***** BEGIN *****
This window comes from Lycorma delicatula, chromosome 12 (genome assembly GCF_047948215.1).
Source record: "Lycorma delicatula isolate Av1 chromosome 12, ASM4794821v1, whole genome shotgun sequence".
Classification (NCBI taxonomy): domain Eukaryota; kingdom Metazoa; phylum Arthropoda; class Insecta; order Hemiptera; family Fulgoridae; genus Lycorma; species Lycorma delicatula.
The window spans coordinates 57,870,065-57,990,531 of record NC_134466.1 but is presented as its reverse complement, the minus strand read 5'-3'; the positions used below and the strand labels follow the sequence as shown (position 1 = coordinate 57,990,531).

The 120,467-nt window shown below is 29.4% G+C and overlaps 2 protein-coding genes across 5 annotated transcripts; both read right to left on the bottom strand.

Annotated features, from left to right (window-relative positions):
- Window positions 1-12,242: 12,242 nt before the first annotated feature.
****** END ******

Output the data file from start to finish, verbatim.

This window comes from Lycorma delicatula, chromosome 12 (genome assembly GCF_047948215.1).
Source record: "Lycorma delicatula isolate Av1 chromosome 12, ASM4794821v1, whole genome shotgun sequence".
Classification (NCBI taxonomy): domain Eukaryota; kingdom Metazoa; phylum Arthropoda; class Insecta; order Hemiptera; family Fulgoridae; genus Lycorma; species Lycorma delicatula.
The window spans coordinates 57,870,065-57,990,531 of record NC_134466.1 but is presented as its reverse complement, the minus strand read 5'-3'; the positions used below and the strand labels follow the sequence as shown (position 1 = coordinate 57,990,531).

The 120,467-nt window shown below is 29.4% G+C and overlaps 2 protein-coding genes across 5 annotated transcripts; both read right to left on the bottom strand.

Annotated features, from left to right (window-relative positions):
- Window positions 1-12,242: 12,242 nt before the first annotated feature.